Once you’ve successfully launched into your market with a PR blitz (see white paper: 3-2-1… Using PR for lift-off and lift) you need to support and defend the position you’ve created. At the point where you have introduced a new product or established a new market segment and launched it through a PR campaign, you own 100% of that market, that is, until others start to knock off your product. This is the moment when you need to advertise to defend your market ownership. When the “newness” buzz has worn off your story, your placement in relevant publications will eventually start to fade. This is where advertising shows its strength: guaranteed viewers and impressions; it keeps your product or service in front of the market and motivates viewers to buy when your salespersons are not present to do it for you.
Advertising is a controlled way to build your brand, influence perceptions and tell the market why they should buy from you and not your competitor. It can also be the best way to blast into a new market and create instant awareness and demand. Advertising is often compared to a rocket launch: you spend 90% of your fuel just leaving the atmosphere. In terms of branding, you spend the majority of your dollars blasting into your market, making a statement and creating a brand, and then you can slow down your investment and advertise consistently to defend the position you’ve created.
Think of a typical start-up company, lets say a clothing designer, for example. You might see their business plan looking something like this with a total budget of $150,000:
$90, 000 payroll
$25, 000 materials/product development
$25,000 travel and trade shows
$5,000 misc. costs
This leaves $5,000 or less for advertising! Consider that a full-page ad in a single issue of People® Magazine or Time® Magazine costs about $250,000. Our clothing designer’s $5,000 advertising budget is not going to gain many impressions. When it comes down to the numbers, it’s easy to see why over 50% of start up businesses fail in their first year. Despite these odds, one clothing designer started his company out advertising heavily and spent $25 million in his first year – and Tommy Hilfiger® has been a success ever since.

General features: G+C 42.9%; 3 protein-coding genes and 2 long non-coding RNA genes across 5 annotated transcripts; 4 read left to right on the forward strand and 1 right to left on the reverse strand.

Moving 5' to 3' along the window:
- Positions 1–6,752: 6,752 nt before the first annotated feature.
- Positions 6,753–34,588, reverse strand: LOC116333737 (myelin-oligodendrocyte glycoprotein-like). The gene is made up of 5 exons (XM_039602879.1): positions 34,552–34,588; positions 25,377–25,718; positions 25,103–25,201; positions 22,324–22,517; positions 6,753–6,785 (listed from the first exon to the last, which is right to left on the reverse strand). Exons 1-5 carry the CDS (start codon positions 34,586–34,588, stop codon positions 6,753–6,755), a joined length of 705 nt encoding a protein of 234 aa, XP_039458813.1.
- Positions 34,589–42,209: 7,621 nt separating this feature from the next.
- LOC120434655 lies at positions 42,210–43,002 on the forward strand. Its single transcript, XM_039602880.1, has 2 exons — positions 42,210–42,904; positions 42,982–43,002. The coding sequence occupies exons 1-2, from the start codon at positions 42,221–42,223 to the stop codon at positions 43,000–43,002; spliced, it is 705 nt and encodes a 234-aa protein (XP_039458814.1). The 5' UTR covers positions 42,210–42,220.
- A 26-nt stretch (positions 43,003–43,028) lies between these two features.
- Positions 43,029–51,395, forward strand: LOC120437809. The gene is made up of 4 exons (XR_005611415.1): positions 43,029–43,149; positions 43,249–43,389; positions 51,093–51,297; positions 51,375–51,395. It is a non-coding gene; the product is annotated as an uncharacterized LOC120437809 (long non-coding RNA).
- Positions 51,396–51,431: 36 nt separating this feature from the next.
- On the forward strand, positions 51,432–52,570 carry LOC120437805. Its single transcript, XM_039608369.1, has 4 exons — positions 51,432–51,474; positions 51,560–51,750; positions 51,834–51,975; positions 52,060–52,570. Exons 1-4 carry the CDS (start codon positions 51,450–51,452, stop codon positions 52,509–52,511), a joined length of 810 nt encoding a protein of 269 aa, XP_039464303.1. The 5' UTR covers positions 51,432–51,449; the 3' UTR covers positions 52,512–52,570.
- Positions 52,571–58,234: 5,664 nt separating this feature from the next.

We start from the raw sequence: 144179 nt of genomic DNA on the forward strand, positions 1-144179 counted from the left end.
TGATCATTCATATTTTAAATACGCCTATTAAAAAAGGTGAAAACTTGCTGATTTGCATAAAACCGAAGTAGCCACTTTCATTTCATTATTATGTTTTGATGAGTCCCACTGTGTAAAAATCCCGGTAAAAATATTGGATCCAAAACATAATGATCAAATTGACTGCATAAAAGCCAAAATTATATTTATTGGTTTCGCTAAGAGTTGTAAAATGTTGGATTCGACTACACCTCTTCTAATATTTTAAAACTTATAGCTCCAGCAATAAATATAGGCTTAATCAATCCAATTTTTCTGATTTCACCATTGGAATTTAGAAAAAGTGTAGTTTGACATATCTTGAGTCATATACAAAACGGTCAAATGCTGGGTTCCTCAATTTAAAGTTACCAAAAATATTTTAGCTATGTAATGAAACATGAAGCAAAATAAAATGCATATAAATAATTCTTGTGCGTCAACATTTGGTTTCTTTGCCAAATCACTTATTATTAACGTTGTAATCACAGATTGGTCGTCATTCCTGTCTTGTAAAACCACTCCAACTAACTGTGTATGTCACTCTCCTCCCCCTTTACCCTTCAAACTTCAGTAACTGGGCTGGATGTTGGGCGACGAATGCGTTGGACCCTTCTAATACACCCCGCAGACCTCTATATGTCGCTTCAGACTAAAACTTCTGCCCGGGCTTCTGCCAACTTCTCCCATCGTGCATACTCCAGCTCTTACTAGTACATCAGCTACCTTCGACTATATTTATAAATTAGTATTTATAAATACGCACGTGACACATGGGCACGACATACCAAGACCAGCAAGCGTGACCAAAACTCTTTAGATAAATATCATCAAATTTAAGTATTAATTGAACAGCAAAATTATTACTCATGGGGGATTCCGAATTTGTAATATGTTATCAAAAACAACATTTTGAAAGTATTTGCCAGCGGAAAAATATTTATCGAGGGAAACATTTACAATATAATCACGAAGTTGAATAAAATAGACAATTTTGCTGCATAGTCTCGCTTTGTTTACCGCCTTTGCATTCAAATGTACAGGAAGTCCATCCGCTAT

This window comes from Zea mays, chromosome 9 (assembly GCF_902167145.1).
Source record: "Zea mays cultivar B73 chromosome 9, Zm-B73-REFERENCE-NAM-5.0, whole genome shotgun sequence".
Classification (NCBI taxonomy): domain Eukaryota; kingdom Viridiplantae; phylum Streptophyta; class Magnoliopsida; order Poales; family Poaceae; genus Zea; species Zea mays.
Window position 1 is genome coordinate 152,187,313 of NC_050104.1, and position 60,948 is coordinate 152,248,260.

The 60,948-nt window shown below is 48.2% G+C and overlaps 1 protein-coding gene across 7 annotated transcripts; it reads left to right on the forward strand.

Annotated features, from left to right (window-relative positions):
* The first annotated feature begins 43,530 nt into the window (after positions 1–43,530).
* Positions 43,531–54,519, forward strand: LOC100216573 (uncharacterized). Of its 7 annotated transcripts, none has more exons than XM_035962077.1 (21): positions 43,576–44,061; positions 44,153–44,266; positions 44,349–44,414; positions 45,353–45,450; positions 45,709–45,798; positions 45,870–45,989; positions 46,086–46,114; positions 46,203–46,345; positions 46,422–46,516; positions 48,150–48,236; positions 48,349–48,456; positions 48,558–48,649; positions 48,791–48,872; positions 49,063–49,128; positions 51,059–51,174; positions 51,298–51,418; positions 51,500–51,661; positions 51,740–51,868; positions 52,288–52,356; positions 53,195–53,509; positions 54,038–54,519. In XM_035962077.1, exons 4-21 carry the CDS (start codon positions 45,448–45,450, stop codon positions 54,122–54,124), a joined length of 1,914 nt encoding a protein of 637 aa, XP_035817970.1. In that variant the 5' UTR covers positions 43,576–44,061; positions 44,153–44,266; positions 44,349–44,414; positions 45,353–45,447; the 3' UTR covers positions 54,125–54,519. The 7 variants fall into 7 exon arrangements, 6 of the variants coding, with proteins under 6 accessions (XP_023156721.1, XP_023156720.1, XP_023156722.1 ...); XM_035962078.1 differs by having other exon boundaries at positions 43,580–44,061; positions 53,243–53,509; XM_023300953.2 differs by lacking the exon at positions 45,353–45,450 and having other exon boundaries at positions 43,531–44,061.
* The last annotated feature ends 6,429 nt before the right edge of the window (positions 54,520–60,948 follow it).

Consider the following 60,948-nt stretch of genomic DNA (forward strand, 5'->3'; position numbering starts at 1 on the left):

One Ruckus Creative client has been the leader in their industry for 30 years. When asked how they had remained on top for so long, the marketing director remarked, “we look at how much our competitors spend on advertising, and we just out-spend them…” And, although their marketing plan is much more sophisticated than that, there is some truth to the comment. The company that advertises the heaviest appears to be the market leader, and the market commonly assumes the leader has the best product/service.
Consider Nike® for example, they spend over $1 billion a year on advertising as a strategy to overpower their competition, and it works – they have no competition. They’ve effectively eliminated every other competitive threat through sheer volume of advertising and brand strength. There is no parallel to a company like Nike, no other company spends as much and creates as many impressions. However, the strength of their brand is not a result of the quality of their shoes; many companies make great shoes. They lead the market because they’ve squandered any competing messages in the marketplace and have created a proprietary environment – it’s really not about shoes.
In order to ensure your advertising message is effectively communicating and creating a return for your investment, you must continually test the message, creative and delivery. Once an ad and method are working for your brand, keep using it until it loses potency, or, until you’ve found something that works better. However, the same message won’t continue to work forever; advertising must remain fresh and constantly updated and improved to present your offer in new and unique ways, always keeping your eye on the bottom-line ROI. Remaining true to your brand’s singular, focused core value while presenting your message from varied perspectives gives the market fresh reasons to buy from you. It sounds like a contradiction but the ways to accomplish this are literally unlimited.
To begin with, invest in the most compelling advertising you can. Hire the most talented people and continually experiment to find the most effective ads, brochures, and web and direct mail campaigns. Test these materials to ensure they create differentiation, value and motivation. Squash your competition.
Kevin Daniels is a Principle rabble-rouser at Ruckus Creative, llc, with 20 years in advertising and marketing.
Ruckus Creative is a results-driven, full-service creative and branding agency
“Business results through strategic creative.”
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